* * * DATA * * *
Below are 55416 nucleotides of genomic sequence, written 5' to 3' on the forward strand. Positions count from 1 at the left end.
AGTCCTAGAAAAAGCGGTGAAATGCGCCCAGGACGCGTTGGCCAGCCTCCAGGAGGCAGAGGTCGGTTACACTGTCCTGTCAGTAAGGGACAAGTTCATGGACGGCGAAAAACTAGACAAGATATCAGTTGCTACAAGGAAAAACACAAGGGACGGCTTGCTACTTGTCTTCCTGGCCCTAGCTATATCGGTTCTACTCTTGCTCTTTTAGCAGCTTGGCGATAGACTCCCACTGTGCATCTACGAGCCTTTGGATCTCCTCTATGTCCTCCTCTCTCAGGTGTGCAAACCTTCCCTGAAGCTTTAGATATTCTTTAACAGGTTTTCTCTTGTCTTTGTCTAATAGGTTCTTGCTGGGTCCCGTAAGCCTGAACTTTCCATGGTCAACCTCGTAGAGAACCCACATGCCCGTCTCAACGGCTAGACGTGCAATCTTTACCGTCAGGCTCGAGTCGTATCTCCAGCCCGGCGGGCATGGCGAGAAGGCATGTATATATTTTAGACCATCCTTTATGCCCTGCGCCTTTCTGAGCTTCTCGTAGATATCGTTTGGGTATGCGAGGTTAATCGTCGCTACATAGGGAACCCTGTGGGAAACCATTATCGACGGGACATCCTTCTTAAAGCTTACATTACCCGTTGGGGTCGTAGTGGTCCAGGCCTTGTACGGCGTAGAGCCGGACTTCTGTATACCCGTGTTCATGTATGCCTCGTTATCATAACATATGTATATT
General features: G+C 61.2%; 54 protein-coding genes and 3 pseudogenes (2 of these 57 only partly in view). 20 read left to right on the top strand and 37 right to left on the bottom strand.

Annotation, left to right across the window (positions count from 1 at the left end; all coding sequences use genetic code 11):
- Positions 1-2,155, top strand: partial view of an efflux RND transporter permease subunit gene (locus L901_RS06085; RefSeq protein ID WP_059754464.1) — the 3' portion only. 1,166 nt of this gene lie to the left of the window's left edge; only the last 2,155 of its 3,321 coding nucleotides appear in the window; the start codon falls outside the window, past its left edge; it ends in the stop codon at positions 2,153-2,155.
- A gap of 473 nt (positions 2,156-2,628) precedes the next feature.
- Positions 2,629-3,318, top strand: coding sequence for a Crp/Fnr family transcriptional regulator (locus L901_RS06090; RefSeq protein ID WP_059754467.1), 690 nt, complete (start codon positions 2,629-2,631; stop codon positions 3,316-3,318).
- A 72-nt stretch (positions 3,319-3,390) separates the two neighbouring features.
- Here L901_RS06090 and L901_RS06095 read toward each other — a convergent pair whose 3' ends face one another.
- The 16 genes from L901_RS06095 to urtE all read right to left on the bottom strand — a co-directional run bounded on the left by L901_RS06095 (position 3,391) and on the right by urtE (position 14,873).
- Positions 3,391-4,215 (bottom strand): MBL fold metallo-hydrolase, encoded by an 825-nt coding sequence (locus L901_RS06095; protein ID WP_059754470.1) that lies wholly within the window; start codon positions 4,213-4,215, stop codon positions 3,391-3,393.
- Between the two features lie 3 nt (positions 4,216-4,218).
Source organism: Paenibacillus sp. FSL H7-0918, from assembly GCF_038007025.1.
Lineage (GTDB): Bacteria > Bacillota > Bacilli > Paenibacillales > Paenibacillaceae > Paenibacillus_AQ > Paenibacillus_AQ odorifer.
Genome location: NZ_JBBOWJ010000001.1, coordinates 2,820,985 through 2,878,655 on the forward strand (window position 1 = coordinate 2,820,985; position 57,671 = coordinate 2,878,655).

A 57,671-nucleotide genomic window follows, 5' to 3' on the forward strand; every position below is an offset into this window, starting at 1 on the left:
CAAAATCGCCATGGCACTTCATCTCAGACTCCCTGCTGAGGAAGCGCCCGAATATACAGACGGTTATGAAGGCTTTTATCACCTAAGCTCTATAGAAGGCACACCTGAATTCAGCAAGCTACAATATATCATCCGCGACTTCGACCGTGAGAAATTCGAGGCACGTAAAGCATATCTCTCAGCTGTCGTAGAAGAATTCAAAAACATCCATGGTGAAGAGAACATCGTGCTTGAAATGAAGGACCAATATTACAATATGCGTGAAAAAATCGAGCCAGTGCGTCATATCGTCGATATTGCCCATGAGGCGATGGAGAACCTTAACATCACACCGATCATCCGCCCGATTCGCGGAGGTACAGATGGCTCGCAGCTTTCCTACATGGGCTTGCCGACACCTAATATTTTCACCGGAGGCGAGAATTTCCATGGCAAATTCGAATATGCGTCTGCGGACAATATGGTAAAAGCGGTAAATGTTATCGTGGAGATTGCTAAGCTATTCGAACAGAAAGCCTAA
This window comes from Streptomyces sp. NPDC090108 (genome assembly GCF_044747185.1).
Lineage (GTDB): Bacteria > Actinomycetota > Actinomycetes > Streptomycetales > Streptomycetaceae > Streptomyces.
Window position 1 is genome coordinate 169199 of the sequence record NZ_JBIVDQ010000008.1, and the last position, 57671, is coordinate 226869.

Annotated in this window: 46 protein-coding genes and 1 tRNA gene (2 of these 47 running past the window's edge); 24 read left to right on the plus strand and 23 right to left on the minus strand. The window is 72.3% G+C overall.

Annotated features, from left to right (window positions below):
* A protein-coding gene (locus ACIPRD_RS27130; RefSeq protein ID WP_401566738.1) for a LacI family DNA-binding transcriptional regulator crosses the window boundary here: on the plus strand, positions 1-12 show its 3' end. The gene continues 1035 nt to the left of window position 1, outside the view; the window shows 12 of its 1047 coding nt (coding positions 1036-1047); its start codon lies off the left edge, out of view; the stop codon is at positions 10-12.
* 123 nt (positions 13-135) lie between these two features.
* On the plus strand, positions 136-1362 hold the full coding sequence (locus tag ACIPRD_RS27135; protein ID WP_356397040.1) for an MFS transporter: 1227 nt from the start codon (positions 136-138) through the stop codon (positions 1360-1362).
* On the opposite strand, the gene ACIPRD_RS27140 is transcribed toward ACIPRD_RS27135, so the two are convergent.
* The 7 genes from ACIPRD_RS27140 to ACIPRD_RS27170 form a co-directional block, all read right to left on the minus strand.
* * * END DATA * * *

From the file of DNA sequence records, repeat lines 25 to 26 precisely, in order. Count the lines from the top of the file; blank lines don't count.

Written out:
* On the plus strand, positions 136-1362 hold the full coding sequence (locus tag ACIPRD_RS27135; protein ID WP_356397040.1) for an MFS transporter: 1227 nt from the start codon (positions 136-138) through the stop codon (positions 1360-1362).
* On the opposite strand, the gene ACIPRD_RS27140 is transcribed toward ACIPRD_RS27135, so the two are convergent.